Homeschool Law Significantly Improved
- Wednesday, May 22, 2013
With the approval by Governor Nathan Deal of House Bill 283 on May 7, 2013, Georgia modified its homeschool law to provide more freedom to parents conducting home study programs for their children.
Parents are no longer required to submit annual attendance records to the department of education. In years past, if parents were late in submitting the attendance records, their local school district would usually report them to the department of family and children services and the department of driver services. This would inevitably result in an investigation of the family for compliance with the compulsory attendance law and refusal of the department of driver services to issue a driver’s license to the student or revocation of one already issued. Even though the new law does not require submittal of the attendance records, homeschoolers should continue to keep records verifying that they are providing the equivalent of 180 days of education each 12 months designated as their school year.
Even more significant, the amended law grants parents or guardians the authority to execute any document needed to “evidence the enrollment of a child in a home study program, the student’s full-time or part-time status, the student’s grades, or any other required educational information.” The statute goes on to say that this includes, but is not limited to, verification of attendance by the department of driver services, documents relating to employment of minors, and any documents required to apply for the receipt of state or federal public assistance.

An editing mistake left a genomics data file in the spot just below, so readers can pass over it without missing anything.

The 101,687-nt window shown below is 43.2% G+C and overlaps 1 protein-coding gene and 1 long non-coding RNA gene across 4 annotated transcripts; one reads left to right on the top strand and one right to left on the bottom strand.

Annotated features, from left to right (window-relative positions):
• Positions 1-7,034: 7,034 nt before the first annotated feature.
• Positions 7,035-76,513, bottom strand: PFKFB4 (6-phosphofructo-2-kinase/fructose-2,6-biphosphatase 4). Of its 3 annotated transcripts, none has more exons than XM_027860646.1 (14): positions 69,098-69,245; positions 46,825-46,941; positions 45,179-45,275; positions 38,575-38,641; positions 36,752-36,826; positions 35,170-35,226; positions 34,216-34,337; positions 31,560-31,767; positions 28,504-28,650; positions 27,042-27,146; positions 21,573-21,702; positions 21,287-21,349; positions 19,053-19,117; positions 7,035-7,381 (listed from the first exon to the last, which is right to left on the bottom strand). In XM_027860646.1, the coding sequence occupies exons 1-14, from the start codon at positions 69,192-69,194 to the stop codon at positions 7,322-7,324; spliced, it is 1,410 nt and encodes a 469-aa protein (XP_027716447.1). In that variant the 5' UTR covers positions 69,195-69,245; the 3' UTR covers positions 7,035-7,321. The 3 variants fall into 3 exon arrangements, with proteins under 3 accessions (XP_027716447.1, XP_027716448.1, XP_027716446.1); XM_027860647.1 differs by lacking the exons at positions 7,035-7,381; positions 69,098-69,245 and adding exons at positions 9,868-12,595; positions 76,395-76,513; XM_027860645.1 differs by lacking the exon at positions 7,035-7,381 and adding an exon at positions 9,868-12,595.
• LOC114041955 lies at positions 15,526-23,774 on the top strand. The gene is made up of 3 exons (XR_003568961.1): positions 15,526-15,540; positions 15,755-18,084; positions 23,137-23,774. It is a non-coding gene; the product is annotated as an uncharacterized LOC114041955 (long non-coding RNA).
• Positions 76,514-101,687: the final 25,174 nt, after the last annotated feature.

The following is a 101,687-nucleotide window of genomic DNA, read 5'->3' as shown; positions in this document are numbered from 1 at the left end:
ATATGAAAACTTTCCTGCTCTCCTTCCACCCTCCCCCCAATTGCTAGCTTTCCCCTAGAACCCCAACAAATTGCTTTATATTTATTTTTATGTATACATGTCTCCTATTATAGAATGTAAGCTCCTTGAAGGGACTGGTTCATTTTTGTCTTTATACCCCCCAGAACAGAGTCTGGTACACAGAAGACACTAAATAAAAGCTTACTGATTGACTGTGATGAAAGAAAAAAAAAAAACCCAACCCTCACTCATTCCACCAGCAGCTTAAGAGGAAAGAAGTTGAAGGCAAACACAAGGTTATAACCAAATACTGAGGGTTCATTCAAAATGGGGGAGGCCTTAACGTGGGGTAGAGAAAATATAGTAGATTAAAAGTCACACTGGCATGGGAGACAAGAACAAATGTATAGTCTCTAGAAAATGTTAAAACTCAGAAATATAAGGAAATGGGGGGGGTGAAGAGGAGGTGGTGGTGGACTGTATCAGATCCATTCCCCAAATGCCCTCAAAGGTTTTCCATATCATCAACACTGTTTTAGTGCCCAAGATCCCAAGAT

Prior law stated that the Georgia Department of Education “may” provide for electronic submittal of the annual declaration of intent, raising concern that department might make electronic submittal the only acceptable means of filing the document. The new law says that the department “shall provide for written or electronic submittal of such declaration of intent.”
The new law goes into effect on July 1, 2013.
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Courtesy HSLDA. Used with permission.
Senior Counsel Dee Black answers questions and assists members with legal issues in Georgia. He and his wife homeschooled their children.
Home School Legal Defense Association is a nonprofit advocacy organization established to defend and advance the constitutional right of parents to direct the education of their children and to protect family freedoms. Through annual memberships, HSLDA is tens of thousands of families united in service together, providing a strong voice when and where needed.
Publication date: May 22, 2013
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